Ellison, seems very concerned throughout this essay about the image that pervious “White Americans” have given the “Black” populace, referring to older works of literature through out this piece. Because of the incorrect image that is portrayed by the majority he believes that the “…Negro writers and those of other minorities have their own task of contributing to the total image of American…” (148). If it is the job of the minorities to define themselves and not the majority then what steps must be defined in order to complete this new definition? Will it ever be completed? Will it always changing? How will the majorities view on the minority change as the minority define themselves?

  9. kristina long

    “Art by its nature it social…once introduced to society the work of art begins to pulsate with thoes meanings, emotions, ideas brought to it by its audience and over which the artist has but limited control.”

    I understand we have the ability to interpret a piece of work as we see fit. Ideas about works of art have changed numerous times over the centuries. But when does the audience of an authors novels become wronge? When picking apart someones art, does that in a way ruin the true emotions trying to be expressed?

  10. Tom C

    “I purpose that we view the whole American life as a drama acted out upon the body of a negro giant”

    I see this line and wonder why does the person have to be a giant? Or even a Negro? It is from his writing that I ask myself why he introduces race after arguing the “equality of all me”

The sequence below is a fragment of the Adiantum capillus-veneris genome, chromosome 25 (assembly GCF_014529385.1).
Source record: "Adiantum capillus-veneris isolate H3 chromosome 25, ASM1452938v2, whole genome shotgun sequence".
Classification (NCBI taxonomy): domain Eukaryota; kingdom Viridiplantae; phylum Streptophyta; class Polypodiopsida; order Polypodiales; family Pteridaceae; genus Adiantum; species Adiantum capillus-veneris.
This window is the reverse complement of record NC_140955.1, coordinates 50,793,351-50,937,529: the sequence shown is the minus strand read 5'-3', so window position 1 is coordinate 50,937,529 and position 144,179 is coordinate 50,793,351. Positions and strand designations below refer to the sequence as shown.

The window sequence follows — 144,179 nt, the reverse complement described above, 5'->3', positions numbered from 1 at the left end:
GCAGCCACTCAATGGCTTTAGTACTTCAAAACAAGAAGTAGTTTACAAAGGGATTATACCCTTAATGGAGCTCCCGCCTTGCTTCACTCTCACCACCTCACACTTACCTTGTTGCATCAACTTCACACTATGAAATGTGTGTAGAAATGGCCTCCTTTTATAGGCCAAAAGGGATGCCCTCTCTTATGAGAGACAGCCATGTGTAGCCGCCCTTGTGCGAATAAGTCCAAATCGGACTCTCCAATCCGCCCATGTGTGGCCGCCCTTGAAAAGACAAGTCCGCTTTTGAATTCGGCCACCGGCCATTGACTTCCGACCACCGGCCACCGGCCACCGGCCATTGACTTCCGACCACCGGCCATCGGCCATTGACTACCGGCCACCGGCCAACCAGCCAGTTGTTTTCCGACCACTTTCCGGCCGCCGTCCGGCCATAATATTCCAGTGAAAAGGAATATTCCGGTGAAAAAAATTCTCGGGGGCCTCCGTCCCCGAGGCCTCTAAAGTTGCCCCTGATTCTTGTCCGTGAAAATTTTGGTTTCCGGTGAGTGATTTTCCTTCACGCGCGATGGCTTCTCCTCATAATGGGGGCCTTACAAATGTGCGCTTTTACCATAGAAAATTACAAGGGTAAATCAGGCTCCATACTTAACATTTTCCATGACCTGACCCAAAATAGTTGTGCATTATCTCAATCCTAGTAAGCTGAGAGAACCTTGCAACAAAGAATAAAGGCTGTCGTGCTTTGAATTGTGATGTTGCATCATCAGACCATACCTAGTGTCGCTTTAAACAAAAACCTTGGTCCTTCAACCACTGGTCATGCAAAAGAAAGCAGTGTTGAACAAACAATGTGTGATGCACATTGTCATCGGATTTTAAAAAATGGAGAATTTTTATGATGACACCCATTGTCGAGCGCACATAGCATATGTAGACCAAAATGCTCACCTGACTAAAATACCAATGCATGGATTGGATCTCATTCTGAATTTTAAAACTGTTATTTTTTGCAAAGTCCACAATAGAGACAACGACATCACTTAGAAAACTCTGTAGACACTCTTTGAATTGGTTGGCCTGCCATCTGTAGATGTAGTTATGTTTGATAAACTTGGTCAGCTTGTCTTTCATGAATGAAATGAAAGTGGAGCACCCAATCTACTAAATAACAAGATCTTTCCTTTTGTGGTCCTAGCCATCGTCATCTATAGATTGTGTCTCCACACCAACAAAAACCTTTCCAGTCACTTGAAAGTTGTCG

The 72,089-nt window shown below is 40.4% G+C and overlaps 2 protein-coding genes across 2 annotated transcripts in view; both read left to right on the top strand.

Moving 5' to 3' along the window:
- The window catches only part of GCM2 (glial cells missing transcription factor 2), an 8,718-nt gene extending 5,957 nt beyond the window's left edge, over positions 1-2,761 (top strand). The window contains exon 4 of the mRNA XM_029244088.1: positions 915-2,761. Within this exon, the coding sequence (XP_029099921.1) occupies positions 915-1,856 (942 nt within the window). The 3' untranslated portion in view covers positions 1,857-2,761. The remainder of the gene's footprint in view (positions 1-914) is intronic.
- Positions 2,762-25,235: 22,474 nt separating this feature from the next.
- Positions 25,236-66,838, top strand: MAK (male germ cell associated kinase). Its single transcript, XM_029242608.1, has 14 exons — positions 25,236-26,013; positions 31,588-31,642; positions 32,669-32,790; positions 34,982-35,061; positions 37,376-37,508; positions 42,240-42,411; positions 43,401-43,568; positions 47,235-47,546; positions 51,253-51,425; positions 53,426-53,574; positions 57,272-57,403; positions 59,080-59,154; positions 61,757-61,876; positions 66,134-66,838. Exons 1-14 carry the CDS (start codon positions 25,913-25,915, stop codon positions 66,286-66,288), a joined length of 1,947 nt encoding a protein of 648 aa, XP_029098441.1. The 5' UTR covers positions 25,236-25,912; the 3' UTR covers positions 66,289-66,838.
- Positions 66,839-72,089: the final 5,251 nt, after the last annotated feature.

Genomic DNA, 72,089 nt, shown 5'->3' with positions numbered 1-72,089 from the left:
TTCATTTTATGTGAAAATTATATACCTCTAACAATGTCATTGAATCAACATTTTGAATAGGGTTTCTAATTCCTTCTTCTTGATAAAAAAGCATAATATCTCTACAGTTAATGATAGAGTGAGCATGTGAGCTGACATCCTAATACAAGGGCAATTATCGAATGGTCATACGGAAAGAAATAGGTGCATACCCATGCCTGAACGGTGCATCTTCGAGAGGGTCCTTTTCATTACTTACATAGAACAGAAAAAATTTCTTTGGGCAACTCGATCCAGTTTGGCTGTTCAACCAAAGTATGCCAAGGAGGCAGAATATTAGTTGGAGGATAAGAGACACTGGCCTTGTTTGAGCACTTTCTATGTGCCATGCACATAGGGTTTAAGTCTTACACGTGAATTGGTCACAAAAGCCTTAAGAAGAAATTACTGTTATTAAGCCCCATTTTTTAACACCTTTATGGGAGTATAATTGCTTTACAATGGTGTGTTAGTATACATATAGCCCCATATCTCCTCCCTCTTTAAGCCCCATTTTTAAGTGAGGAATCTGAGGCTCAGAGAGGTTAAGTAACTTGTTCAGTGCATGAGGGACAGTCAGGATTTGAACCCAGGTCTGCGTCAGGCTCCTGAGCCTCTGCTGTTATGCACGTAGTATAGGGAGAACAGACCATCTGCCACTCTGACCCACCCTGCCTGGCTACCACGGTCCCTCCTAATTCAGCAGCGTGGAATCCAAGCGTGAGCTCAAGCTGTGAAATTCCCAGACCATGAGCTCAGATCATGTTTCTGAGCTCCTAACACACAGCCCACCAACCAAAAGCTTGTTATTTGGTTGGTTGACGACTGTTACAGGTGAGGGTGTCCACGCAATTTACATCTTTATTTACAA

11. David Hagen

    Towards the end of his essay, Ellison writes, “…we see that the Negro stereotype is really an image of the unorganized, irrational forces of American life, forces through which, by projecting them in forms of images of an easily dominated minority, the white individual seeks to be at home in the vast unknown world of America. Perhaps the object of the stereotype is not so much to crush the Negro as to console the white man.”
    My question is this: is this not the reason for the existence of every stereotype, to console those who believe it as a means of rationalizing their discriminatory thoughts rather than as a means of crushing the minority that the stereotype concerns? Not that stereotypes don’t further oppress those about which they are believed, but that it is more a byproduct of the majority’s self-consolation than the reason behind the belief.

  12. Eric Irvin

    I think Ellison has a good interpretation of “Americans” back in the day V.S. the newer “ Americans” and the ideals of morals and tradition play a tremendous factor in how the new age is raised or brought up. I think it is good to see that in the 20th century we strive for better and take heed to our own ideals and morals in a positive since. What is the idealistic symbol of “African Americans” in this century?

  13. Lynette M

    I, like Brad, enjoyed a section where Ellison describes the effects of stereotypes on minorities. “As for the Negro minority, he has been more willing perhaps than any other artist to start with stereotype, accept it as true, and then seek out the human truth which hides.”

    My question is: When stereotypes are assigned to a minority or group, does the group grab onto it for self identity? Is there unity in stereotype?

  14. Katie Joseph

    Poet Don L. Lee writes, “… we must destroy Faulkner, dick, jane, and other perpetautos of evil. It is tome for DeBois, Nat Tuner, and Kwame Nkrumah. As Frantz Fanon points out, you destroy the culture, you destroy the people. This must not happen…” Why does Lee think that popular white American authors are evil and that they are destroying Black American culture?